I grew up watching Star Trek with my grandmother. Everyone called Grandma “Sugar” because she was so sweet toward everyone in her life. I used to spend entire weekends marathoning Star Trek episodes with her when I would visit while growing up. She passed away eight years ago on Mother’s day weekend, and I miss her.
Voyager was our favorite, but we watched them all! My cousin had gradually gifted her all the series on DVD in prior years, which was a delight. I would curl up behind the crook of her knees on the couch as a child while we watched.
I remember zooming around the house pretending each room was a different planet I was visiting on away missions in the Delta Flyer, then I would come back to her in her TV room and give her a report on my discoveries. Often first contact was made with a new species and it always went well, of course. The civilization who ate nothing but ice cream was a clear favorite, and the one full of people who all had cute, alien pet hamsters was a close runner up, if I recall.
When I was older I would affectionately teach Grandma how to operate her DVD player for the umpteenth time while we decided which episodes to watch. We would discuss the moral-ethical quandaries and the social commentary that Star Trek broached. I learned to logically intellectualize. We talked about the characters and the novels and how cute Tom and B’elanna were. Grandma was particularly fond of any episode featuring Q. He was a riot!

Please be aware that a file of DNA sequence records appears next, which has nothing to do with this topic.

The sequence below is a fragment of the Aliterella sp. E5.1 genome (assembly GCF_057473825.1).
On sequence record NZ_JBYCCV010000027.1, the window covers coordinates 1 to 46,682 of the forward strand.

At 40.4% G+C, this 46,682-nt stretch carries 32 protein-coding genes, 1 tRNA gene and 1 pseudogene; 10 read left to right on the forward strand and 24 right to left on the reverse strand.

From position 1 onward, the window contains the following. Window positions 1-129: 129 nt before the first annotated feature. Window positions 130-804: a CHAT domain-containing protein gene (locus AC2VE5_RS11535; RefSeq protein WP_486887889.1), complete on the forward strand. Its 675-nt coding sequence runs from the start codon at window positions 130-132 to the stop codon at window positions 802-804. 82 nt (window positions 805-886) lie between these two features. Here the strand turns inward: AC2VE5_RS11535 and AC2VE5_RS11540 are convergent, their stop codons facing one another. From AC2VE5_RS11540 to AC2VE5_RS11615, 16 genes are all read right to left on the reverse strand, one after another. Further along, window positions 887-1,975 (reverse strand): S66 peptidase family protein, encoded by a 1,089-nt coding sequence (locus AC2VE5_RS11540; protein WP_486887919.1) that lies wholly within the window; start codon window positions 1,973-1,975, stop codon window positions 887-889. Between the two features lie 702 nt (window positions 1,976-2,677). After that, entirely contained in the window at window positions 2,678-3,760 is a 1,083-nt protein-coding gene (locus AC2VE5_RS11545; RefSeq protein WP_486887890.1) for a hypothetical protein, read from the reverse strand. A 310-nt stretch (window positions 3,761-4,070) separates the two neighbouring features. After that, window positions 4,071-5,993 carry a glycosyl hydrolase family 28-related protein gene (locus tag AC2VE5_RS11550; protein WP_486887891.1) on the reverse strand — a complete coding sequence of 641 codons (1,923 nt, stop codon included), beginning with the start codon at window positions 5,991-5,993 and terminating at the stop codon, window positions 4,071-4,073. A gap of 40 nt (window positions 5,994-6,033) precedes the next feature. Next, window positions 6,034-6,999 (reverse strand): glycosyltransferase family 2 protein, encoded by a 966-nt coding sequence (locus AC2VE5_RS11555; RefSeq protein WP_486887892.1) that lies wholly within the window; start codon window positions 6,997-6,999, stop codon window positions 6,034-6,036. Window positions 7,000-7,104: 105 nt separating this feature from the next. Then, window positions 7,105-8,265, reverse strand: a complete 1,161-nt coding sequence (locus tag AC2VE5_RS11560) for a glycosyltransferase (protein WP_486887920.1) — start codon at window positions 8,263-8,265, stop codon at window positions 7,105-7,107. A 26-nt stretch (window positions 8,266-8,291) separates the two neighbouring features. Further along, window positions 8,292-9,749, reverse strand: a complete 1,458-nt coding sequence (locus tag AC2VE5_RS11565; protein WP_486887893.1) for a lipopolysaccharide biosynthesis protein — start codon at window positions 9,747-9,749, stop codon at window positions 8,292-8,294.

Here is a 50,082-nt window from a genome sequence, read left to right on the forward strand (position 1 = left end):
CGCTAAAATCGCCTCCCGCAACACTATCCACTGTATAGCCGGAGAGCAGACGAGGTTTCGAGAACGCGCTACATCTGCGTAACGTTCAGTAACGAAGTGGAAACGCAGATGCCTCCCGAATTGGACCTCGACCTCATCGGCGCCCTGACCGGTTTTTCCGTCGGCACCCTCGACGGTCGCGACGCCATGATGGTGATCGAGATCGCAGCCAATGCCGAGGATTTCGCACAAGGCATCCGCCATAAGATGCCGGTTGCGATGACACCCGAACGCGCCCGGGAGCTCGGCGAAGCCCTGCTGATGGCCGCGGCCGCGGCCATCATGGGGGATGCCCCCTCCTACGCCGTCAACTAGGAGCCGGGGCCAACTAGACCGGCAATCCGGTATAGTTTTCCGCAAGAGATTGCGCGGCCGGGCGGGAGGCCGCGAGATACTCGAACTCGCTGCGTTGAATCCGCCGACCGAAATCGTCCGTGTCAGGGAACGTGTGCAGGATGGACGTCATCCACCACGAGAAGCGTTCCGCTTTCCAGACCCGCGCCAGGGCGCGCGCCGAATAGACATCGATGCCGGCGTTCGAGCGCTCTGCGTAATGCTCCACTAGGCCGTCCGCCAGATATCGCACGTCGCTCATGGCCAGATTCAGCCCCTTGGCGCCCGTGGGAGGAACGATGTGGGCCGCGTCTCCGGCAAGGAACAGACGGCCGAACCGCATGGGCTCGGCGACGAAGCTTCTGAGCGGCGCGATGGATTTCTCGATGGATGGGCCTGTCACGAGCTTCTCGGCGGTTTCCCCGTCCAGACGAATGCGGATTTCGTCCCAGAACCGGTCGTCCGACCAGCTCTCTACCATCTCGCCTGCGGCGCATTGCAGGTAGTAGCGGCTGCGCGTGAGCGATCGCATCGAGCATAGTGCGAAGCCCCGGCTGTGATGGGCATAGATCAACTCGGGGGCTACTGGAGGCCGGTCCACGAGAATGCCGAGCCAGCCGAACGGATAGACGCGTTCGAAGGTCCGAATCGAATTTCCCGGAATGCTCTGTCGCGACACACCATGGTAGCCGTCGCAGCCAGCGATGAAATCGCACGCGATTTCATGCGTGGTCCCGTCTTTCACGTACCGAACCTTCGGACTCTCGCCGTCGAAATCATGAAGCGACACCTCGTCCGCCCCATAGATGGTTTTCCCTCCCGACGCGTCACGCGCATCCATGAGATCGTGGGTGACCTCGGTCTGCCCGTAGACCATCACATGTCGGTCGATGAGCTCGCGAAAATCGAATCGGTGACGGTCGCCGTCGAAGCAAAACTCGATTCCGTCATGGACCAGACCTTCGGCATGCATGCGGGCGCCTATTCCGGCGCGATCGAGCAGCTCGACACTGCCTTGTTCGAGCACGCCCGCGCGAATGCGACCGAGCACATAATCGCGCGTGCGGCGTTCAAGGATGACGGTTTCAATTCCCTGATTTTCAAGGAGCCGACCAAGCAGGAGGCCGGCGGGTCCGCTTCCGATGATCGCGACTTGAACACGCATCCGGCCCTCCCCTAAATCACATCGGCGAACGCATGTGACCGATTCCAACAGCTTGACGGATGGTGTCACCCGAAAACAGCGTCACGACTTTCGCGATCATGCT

I was rewatching some Voyager recently and the theme music nearly brought me to tears with a wave of nostalgia. It sent me right back to those days fangirling over Captain Janeway with my grandmother. Janeway was a strong female leader and role model, which was uncommon in sci fi at the time. We appreciated that about Voyager in particular.
At her funeral I spoke about my grandmother’s many amazing traits, how generous she was, how much she loved children among many other things, as well as our love of Star Trek. I sent her off with “live long and prosper up there” and the appropriate hand sign. I know it sounds corny, but everyone in the family knew she was a passionate Trekkie and there were some understanding chuckles from the many in attendance.
Grandma made a deep impression on young me that lingers to this day. She taught me to love sci fi. She helped me learn to imagine and dream. By asking me what I thought, rather than telling me what to think, she instilled in me a preference for open minded, kind hearted discussion of morals and ethics. Also coffee. Coffee, black.